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Mother types


In the traditional family social system, both parents are involved in raising and nurturing their children. However, mothers tend to be the primary caregivers who uniquely influence their children’s growth.

The relationship between a mother and her child in the first years of life is essential for a healthy development of the child, but as time passes, a mother has to adapt to the new changes and needs of her child.

Mothers have a significant impact on their children to the extent that the way they behave in their later years is attributed to their relationship with their mother. No person understands a child better than a mother. From the moment of birth to adulthood, the child nurtures a deep bond with his mother. This relationship is essential for the development and emotional health of the child.

On many occasions, mothers may ask themselves what is the best way to educate, raise, care …?  But there is no exact answer to that question, as each mother adapts to the needs of her child, and each child is a world apart from another.

Mother-child relationship

The mother-child relationship occurs before birth. It occurs from that moment in which a woman learns that a new being is being gestated in her womb. From that moment begins the purest and most beautiful relationship that exists.

According to studies, from the 16th week of gestation the baby can already hear some sounds from the outside, but the sound that he feels the most and draws his attention is that of his mother’s voice.

From the moment the fetus begins to listen, an extraordinary connection is generated between a mother and her child, therefore, it is recommended that all pregnant women speak to their children when they are in their womb. They can tell them what they are doing, who they are with, sing songs to them and even read them stories; All of this will stimulate the baby and increase the connection between the two of you.

From birth a new connection arises between a mother and her child. During the first hours and days after the baby is born, the mother is in constant physical contact with her baby, either breastfeeding or simply holding her.

Intimate moments between a mother and her child after birth help establish lasting bonds and attachment. Research has shown that a mother’s ability to understand her baby’s needs is very important in establishing a secure mother-child relationship.

Breastfeeding is one of the most beautiful moments of motherhood. The baby feeds on its mother, they are still connected. Through touch, response and gaze, the mother-child bond will also continue to be fostered.

As the baby grows, he becomes more independent. He already recognizes himself as an individual different from his mother, with his own abilities. Until the age of 3, the mother-child bond continues to be very close. It is from this age that the child begins to develop more independently. Preschool begins, integrates with other children, with teachers.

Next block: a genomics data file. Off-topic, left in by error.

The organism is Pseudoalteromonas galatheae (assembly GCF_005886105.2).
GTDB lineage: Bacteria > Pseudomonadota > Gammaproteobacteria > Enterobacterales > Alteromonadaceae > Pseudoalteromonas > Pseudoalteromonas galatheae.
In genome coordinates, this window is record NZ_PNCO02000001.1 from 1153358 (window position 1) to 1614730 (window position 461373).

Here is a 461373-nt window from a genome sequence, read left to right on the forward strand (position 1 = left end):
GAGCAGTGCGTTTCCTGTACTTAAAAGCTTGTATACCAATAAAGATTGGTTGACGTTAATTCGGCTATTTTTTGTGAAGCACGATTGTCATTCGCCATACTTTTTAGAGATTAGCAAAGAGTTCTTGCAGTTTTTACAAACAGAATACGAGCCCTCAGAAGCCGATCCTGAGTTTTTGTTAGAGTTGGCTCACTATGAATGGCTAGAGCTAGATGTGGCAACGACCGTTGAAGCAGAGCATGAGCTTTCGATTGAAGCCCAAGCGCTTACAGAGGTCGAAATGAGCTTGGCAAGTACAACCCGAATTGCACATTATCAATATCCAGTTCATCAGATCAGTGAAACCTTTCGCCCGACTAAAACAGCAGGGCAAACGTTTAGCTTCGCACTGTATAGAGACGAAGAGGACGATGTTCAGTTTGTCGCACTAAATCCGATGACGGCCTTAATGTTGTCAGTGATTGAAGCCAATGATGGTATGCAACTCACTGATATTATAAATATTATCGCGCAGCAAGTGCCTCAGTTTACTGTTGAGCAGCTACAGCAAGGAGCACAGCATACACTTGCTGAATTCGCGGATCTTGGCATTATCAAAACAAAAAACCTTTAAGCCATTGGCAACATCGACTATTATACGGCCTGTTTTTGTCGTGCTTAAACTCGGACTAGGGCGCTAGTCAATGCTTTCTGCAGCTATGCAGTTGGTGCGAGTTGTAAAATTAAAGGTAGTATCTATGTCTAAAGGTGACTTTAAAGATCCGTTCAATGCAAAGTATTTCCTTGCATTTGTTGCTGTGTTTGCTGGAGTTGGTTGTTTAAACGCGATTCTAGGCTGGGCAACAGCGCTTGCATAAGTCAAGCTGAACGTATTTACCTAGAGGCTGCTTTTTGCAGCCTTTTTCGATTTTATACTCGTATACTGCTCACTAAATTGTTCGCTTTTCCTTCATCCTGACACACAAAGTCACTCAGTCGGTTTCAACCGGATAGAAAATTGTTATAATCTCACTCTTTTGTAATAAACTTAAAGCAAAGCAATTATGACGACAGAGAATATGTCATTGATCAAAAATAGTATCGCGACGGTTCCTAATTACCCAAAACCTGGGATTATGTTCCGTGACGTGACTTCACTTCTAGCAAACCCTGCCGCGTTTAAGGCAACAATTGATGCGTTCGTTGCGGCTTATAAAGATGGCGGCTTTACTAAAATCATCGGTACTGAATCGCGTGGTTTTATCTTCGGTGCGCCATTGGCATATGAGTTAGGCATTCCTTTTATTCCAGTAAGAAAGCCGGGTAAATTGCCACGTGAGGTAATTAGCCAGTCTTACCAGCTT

A study on the mother-child relationship has made a classification of mothers. This classification creates a prototype of mothers according to their behavior with their children.

Mother types

Impulsive mothers

In this type of mother, the mood prevails over the thoughtful attitude of seeing what her child really needs. They are anxious, in happy moments, in angry moments and excessively emotional.

If they are in a bad mood they are capable of being hurtful and even aggressive in the face of a minor problem; on the contrary, if they are in a good mood, they can be the most understanding person and overlook some more serious faults.

Sometimes it is difficult for these mothers to be stable and differentiate their personal problems from raising their children. They often create problems in their mind through their emotions and relationships, and pass them on directly or indirectly to their children.

Faced with the mother’s instability, the child may present pictures of anguish and even adapt his personality to the mother’s instability, becoming an unstable and insecure child .

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Overprotective mothers

These mothers are not capable of seeing their children as separate individuals and they tend to be self-absorbed by them. They are mothers who exaggerate in the care and protection of their children , and in this way they take away their possibility of autonomy and independent development.